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Disability can’t disguise talent

  • February 26, 2008
  • Bruce Bromley

Teen with cerebral palsy is new star
BY GARY STRAUSS • USA TODAY • February 23, 2008

RJ Mitte has cerebral palsy like the character he plays
on AMC’s “Breaking Bad,” but he had to learn to use
crutches for the role

RJ Mitte provides a unique authenticity to the disabled character he plays on AMC’s edgy new series “Breaking Bad” (10 p.m. Sundays). \

Walter White Jr. has cerebral palsy. So does Mitte, 16.
But the lanky, dark-haired teen had to adjust to the role. He has a mild case of the neurologic disorder, and therapy helped overcome some of its more pronounced symptoms. His character uses crutches and has a different speech pattern.

“Getting used to (Walter’s) crutches was really hard because I’d never used them,” Mitte says. “I had to learn where to put my feet and how to use my weight, and speak with more of a slur.”

“Bad” centers on terminally ill high school chemistry professor Walter White (Bryan Cranston, “Malcolm in the Middle”). Diagnosed with inoperable cancer, White decides to build a slush fund for his family, using his science background to concoct a prized version of the street drug crystal meth.

So far, the conflicted White has kept his illicit activities to himself. But he has a loving relationship with his son, Walter Jr., who’s a bit of a smart-aleck at heart, a good kid who doesn’t pity himself. “He just wants to be treated like everybody else,” Mitte says.

That’s precisely how RJ wants to be viewed, says his mother, Dyna. “We never wanted him to think he couldn’t accomplish what he wanted in life. He just hopes other people with disabilities set their goals high. He’s a role model. I’m very proud of him.”

Still, Mitte is a rarity in a Hollywood focused on brawn and beauty. “Sometimes, if there’s a choice between someone disabled who has never acted and a talented, able-bodied actor who’s had acting jobs, the decision is to go with someone who has the experience,” says “Breaking Bad” creator Vince Gilligan. “The shame of it is that there’s wonderfully talented, untapped talent that doesn’t get a chance to work.”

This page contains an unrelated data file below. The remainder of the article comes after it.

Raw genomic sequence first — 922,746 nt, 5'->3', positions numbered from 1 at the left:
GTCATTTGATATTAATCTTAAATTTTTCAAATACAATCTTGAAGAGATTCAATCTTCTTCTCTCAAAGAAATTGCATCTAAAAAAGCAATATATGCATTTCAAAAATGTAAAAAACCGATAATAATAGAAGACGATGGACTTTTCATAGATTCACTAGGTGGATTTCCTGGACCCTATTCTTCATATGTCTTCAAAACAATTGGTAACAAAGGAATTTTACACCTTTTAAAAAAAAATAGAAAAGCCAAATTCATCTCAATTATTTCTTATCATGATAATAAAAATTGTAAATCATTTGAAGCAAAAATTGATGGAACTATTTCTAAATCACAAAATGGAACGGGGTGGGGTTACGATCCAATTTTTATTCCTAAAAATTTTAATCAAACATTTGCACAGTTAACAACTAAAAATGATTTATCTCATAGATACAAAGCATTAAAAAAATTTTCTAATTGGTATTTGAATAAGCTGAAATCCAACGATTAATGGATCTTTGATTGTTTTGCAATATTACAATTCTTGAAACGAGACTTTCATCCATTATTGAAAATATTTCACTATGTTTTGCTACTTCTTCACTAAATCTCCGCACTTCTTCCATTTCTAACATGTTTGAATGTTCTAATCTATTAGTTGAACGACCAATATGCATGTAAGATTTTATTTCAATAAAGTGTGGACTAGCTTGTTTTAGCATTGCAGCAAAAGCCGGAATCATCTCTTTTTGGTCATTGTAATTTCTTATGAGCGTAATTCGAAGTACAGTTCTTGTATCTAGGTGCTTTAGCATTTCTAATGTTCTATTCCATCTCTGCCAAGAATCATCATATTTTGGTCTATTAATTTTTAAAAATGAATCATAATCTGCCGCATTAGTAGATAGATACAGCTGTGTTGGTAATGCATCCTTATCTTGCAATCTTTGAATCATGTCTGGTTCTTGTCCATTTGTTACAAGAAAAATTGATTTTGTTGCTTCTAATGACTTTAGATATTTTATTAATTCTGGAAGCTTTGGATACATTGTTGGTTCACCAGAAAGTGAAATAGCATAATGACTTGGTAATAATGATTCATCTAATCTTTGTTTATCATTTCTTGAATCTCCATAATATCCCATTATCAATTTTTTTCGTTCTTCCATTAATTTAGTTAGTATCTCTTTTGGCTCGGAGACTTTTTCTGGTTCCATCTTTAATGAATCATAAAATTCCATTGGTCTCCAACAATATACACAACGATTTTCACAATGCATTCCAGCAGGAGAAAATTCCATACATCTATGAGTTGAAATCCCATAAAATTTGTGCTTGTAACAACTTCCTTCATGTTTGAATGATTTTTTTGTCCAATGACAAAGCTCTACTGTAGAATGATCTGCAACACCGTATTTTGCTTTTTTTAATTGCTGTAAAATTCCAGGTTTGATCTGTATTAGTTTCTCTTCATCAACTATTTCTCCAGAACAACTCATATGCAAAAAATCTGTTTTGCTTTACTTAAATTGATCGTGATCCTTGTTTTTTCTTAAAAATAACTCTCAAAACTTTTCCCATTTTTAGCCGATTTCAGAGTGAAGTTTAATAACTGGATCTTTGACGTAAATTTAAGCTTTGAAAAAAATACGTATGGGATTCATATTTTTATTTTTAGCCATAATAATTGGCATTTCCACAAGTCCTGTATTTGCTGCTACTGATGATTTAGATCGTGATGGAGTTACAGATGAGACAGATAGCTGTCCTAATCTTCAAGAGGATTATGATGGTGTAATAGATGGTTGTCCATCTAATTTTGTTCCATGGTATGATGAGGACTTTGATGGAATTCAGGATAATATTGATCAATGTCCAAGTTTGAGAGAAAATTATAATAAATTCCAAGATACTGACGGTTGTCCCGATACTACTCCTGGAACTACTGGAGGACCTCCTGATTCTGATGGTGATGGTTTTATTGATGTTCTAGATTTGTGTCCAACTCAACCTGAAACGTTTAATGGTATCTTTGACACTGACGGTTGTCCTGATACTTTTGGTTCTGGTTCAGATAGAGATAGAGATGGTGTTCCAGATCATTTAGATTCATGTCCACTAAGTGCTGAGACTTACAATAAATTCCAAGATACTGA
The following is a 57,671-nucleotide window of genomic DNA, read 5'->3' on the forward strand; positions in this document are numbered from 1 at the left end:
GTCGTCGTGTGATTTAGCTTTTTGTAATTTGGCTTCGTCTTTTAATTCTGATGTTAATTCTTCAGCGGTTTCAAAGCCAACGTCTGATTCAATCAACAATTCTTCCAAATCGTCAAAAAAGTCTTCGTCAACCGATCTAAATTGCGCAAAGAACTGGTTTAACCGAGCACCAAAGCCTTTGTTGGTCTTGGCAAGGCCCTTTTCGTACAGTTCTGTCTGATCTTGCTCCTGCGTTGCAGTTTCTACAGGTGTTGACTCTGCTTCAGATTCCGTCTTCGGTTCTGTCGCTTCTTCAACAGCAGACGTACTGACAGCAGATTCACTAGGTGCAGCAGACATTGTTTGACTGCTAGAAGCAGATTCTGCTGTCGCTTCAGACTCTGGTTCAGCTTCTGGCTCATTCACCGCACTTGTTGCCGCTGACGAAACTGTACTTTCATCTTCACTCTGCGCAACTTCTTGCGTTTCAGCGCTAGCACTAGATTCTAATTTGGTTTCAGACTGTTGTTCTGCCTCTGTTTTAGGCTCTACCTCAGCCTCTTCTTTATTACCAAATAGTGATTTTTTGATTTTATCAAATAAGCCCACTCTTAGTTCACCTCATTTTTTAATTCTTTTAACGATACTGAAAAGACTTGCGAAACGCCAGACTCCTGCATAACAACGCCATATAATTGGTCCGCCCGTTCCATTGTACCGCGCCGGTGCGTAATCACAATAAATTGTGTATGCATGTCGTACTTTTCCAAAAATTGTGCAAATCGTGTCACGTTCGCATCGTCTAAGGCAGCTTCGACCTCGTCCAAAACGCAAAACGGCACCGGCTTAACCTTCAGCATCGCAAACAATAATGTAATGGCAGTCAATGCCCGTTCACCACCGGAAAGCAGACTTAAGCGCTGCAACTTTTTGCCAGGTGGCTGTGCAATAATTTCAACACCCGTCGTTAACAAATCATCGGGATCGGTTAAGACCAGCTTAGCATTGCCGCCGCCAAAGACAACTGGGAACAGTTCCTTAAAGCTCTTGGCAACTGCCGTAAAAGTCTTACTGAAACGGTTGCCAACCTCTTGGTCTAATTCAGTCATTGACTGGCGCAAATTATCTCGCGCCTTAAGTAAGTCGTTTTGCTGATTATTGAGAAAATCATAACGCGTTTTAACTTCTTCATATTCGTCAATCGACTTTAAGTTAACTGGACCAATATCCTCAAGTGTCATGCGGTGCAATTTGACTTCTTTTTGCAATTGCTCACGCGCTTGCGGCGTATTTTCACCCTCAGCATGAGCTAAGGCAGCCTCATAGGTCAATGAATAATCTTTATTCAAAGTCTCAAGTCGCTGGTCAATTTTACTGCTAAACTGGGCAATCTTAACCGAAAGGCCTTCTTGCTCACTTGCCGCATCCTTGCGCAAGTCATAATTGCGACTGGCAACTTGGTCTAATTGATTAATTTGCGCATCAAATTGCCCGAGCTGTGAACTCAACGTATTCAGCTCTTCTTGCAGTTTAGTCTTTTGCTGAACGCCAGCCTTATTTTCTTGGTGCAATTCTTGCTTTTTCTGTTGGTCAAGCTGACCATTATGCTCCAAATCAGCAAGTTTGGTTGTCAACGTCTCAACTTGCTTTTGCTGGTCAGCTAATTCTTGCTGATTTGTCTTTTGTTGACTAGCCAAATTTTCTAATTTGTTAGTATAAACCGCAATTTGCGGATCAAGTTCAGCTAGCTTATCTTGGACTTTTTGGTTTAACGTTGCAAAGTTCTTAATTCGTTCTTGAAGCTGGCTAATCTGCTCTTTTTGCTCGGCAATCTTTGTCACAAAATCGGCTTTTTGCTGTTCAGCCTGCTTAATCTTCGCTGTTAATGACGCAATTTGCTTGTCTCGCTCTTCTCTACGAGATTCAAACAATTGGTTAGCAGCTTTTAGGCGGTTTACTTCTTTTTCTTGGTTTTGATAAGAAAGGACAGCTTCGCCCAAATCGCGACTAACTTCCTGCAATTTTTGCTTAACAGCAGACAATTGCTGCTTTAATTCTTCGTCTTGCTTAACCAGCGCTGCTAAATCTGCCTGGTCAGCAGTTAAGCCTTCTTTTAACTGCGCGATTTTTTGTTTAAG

“Breaking Bad” is Mitte’s first major role. Though he has fun on the set and enjoys his cast mates, he’s still adjusting to being in front of the camera. “It’s cool and it’s scary at the same time,” he says.

Cranston, however, says Mitte is a natural. “He brings a sensibility to the work. There was an ad-libbed scene in the pilot where he threw out a line. I was nicely surprised. He’s got very good instincts.”

Gilligan, 41, wrote the part of Walter Jr. to honor a friend, now deceased, from his college days at New York University. “What I love about RJ is he’s like his character: He doesn’t feel sorry for himself. He’s a teenager who just happens to have cerebral palsy.”

He also has become something of a babe magnet around “Bad’s” Albuquerque set. “Women find him to be catnip; they’re dreamy,” Gilligan says. “I think he’ll have a big career ahead of him.”

Mitte never figured he’d be an actor. The Louisiana native moved to Hollywood after his sister, Lacianne, now 4, was spotted by a talent agent in late 2005. Talent manager Addison Witt then suggested RJ might be actor material.

“We saw qualities in him right away — he’s extremely photogenic and has charisma — he’s got a witty, somewhat snarky sense of humor,” Witt says.

Typically, casting directors can’t distinguish him from able-bodied actors. “At first, we didn’t tell them. So it would be a shock when they found out,” Mitte says. “Some act a tiny bit weird. I just make them laugh, and they’re fine.”